CD28 is one of the most important co-stimulatory receptors necessary for full T lymphocyte activation. By binding its cognate ligands, B7.1/CD80 or B7.2/CD86, expressed on the surface of professional antigen presenting cells (APC), CD28 initiates several signalling cascades, which qualitatively and quantitatively support T cell receptor (TCR) signalling. More recent data evidenced that human CD28 can also act as a TCR-independent signalling unit, by delivering specific signals, which regulate the expression of pro-inflammatory cytokine/chemokines. Despite the enormous progresses made in identifying the mechanisms and molecules involved in CD28 signalling properties, much remains to be elucidated, especially in the light of the functional differences observed between human and mouse CD28. In this review we provide an overview of the current mechanisms and molecules through which CD28 support TCR signalling and highlight recent findings on the specific signalling motifs that regulate the unique pro-inflammatory activity of human CD28.

CD28 costimulatory signals in T lymphocyte activation: Emerging functions beyond a qualitative and quantitative support to TCR signalling / Porciello, Nicla; Tuosto, Loretta. - In: CYTOKINE & GROWTH FACTOR REVIEWS. - ISSN 1359-6101. - ELETTRONICO. - 28:APR(2016), pp. 11-19. [10.1016/j.cytogfr.2016.02.004]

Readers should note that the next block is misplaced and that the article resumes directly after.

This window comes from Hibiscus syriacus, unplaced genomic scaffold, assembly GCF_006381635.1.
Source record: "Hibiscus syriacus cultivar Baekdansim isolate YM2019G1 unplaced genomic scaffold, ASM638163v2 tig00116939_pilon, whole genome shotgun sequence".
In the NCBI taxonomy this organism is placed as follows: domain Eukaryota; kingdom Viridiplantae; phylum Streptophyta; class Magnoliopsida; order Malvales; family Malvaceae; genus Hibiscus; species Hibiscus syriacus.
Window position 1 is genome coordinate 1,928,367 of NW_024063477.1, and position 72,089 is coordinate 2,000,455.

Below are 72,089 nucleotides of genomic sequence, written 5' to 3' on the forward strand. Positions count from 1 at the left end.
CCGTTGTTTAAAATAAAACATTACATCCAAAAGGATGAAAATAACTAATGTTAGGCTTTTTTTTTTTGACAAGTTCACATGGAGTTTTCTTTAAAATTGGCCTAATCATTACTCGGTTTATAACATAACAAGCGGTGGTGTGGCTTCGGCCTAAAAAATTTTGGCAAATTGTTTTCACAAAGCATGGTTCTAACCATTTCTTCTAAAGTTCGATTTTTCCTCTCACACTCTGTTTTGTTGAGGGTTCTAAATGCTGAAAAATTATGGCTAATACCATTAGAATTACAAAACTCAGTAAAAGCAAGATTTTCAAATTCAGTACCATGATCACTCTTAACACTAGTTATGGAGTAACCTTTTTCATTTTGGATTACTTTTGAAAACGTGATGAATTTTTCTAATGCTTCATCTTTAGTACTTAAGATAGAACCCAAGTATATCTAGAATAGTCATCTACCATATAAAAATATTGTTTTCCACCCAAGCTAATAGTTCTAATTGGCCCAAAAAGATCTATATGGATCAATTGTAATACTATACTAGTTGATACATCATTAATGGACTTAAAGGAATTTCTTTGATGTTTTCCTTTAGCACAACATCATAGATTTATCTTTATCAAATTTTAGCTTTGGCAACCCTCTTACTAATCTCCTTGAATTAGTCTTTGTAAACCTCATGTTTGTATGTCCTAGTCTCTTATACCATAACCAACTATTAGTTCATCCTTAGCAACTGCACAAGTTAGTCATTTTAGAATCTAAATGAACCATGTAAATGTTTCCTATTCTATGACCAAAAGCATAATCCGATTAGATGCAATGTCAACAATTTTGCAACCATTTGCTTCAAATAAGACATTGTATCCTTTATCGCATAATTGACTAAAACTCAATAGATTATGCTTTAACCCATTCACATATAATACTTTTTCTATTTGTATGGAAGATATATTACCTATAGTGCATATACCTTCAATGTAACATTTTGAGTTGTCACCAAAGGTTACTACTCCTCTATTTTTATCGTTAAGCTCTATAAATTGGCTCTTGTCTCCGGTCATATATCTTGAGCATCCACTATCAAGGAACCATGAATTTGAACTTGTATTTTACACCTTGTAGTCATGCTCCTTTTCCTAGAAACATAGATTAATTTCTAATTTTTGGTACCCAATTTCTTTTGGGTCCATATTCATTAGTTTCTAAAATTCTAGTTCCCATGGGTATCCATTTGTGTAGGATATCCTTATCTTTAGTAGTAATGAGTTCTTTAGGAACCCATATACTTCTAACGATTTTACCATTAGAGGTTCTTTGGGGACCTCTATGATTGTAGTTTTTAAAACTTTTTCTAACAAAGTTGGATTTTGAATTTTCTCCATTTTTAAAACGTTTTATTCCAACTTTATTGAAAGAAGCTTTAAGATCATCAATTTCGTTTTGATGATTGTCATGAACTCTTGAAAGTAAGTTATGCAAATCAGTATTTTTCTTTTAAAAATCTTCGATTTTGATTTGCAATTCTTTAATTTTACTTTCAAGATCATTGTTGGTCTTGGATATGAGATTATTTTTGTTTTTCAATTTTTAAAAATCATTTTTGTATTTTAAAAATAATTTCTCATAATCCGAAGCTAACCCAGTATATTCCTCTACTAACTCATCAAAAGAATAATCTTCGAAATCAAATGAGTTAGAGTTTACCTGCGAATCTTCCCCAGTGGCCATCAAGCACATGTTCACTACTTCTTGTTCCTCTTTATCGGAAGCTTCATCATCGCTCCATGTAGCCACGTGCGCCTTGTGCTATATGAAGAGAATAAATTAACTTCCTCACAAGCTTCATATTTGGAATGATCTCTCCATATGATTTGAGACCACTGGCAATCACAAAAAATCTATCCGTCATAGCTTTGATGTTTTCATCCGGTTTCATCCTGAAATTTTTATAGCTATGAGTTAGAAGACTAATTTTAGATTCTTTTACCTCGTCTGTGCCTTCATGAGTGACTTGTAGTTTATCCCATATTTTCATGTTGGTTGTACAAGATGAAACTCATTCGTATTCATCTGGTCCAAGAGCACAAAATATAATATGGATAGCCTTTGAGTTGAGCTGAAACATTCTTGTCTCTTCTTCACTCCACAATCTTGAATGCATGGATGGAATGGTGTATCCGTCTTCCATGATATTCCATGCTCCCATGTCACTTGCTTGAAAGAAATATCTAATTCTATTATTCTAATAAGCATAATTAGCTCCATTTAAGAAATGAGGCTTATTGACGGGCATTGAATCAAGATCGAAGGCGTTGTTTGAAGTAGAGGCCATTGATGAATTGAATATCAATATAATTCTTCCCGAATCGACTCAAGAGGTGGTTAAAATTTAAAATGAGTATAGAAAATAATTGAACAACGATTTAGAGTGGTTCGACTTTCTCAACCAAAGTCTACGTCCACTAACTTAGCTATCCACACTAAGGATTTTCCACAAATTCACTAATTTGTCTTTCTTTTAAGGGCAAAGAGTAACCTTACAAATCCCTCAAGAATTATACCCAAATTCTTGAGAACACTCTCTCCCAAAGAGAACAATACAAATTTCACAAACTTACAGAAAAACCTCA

CD28 costimulatory signals in T lymphocyte activation: Emerging functions beyond a qualitative and quantitative support to TCR signalling

PORCIELLO, NICLA
Primo
Writing – Review & Editing
;
TUOSTO, Loretta
Ultimo
Writing – Original Draft Preparation
2016

Abstract

CD28 is one of the most important co-stimulatory receptors necessary for full T lymphocyte activation. By binding its cognate ligands, B7.1/CD80 or B7.2/CD86, expressed on the surface of professional antigen presenting cells (APC), CD28 initiates several signalling cascades, which qualitatively and quantitatively support T cell receptor (TCR) signalling. More recent data evidenced that human CD28 can also act as a TCR-independent signalling unit, by delivering specific signals, which regulate the expression of pro-inflammatory cytokine/chemokines. Despite the enormous progresses made in identifying the mechanisms and molecules involved in CD28 signalling properties, much remains to be elucidated, especially in the light of the functional differences observed between human and mouse CD28. In this review we provide an overview of the current mechanisms and molecules through which CD28 support TCR signalling and highlight recent findings on the specific signalling motifs that regulate the unique pro-inflammatory activity of human CD28.
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Utilizza questo identificativo per citare o creare un link a questo documento: http://hdl.handle.net/11573/865230
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